What is the Purpose of Government?

By now you should know the meaning of government. Simply put, it is the combination of institutions that make up the laws and rules that a society follows in order for that society to function in a civilized way. You remember that in the United States, we have three levels of government: federal, state and local, with the federal being national and supreme (that is, stronger than the others). In this article, we’ll go further into the purpose of government.

Abraham Lincoln is famously quoted as saying that

The legitimate object of government is to do for a community of people whatever they need to have done, but can not do at all, or can not so well do, for themselves – in their separate, and individual capacities.

In other words, the purpose of government is to improve the individual lives within a community (whether it be a village, town, city state or nation) by specifically focusing on the areas in which individuals are unable to do so on their own effectively.

Politics is then the disagreement over what those areas are, and what exactly should and should not be the role of government. Does the government merely have the right to regulate commerce, or does it also have a responsibility over education, health care, product safety and national defense, to name a few? Should it serve as a body in which laws are proposed, debated, agreed upon or rejected, or should it also act as a body of oversight in which lawmakers investigate whether large corporations follow rules and regulations? These are the types of questions that have persisted for generations, dozens of presidents and hundreds of Congressional terms.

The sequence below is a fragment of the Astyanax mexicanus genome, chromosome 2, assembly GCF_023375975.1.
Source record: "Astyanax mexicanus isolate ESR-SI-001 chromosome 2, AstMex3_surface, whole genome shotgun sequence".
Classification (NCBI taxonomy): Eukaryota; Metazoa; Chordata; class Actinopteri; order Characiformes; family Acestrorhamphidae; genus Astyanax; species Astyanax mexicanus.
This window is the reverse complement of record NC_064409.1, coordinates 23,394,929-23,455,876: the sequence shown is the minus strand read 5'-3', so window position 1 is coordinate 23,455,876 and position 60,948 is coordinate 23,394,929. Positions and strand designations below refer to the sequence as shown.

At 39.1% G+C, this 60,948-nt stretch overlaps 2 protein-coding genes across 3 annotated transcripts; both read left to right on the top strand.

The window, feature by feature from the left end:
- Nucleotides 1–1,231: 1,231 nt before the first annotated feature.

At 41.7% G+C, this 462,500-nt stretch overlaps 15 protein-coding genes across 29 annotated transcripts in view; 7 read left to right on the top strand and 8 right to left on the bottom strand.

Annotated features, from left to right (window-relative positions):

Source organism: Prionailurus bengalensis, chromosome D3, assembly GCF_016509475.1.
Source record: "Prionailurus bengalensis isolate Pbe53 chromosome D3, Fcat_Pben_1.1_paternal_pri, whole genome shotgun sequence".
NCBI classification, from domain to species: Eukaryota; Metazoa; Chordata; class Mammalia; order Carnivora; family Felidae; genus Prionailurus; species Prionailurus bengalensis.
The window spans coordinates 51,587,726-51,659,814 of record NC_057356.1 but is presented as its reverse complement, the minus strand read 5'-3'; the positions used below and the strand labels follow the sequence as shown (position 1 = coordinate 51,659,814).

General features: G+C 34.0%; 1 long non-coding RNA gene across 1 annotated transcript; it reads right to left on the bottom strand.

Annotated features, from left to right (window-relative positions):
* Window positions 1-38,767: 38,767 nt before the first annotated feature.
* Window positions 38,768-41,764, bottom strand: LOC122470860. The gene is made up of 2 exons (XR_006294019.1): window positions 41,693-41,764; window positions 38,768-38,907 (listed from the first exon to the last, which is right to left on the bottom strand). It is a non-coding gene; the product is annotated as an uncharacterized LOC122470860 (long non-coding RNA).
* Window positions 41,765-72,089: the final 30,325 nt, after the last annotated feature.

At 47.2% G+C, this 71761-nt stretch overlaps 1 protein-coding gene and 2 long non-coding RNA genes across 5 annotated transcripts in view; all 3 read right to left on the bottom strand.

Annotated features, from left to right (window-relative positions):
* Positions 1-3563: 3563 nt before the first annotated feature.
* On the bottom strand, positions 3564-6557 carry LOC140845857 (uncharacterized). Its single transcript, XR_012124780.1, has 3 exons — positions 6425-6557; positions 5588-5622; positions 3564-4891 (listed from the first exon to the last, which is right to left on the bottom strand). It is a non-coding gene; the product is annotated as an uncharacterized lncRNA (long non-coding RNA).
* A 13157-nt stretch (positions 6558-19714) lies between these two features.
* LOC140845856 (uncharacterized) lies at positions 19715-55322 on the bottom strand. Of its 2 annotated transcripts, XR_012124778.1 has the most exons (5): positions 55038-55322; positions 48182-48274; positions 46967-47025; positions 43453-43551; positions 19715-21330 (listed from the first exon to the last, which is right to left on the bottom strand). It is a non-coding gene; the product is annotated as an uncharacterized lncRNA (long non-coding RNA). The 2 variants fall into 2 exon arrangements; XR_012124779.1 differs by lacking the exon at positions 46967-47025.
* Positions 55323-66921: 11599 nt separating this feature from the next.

In general, liberals believe the answer to those questions is yes; that government should play a large role in the economy and society, while conservatives believe government should play only a small and limited role.

Progressives share many of the values and beliefs of liberals, but tend to believe in an even stronger safety net and therefore larger role of government.  In fact, one could argue that the ‘progress’ in ‘progressive’ refers to the goal of a transition to the type of social democracy that has been successful in many countries in Western Europe. For example, one goal would be to transition the American health care system from one in which an estimated 45,000 Americans die every year for lack of basic health care (prior to the ACA), to one in which universal coverage (all in, nobody out) is the norm and all Americans are assured quality health care.

Libertarians share in many of the economic beliefs of conservatives, and some of the social beliefs of liberals, while at the same time believing in an even lesser role of government than their conservative counterparts. They believe in contracts and property rights, without government interference and regulation of everyday business practices and conditions.

Regardless of where you come down on these issues, clearly these questions will continue to be asked for decades to come. While one might hope we could all agree on the answers, it’s the ability to weigh these questions that has made the American republic unique, all the while shaping & molding the United States of America into the nation that it is today.

What do you think is the purpose of government and how large of a role should government play in our economy and society? Leave your comments below.

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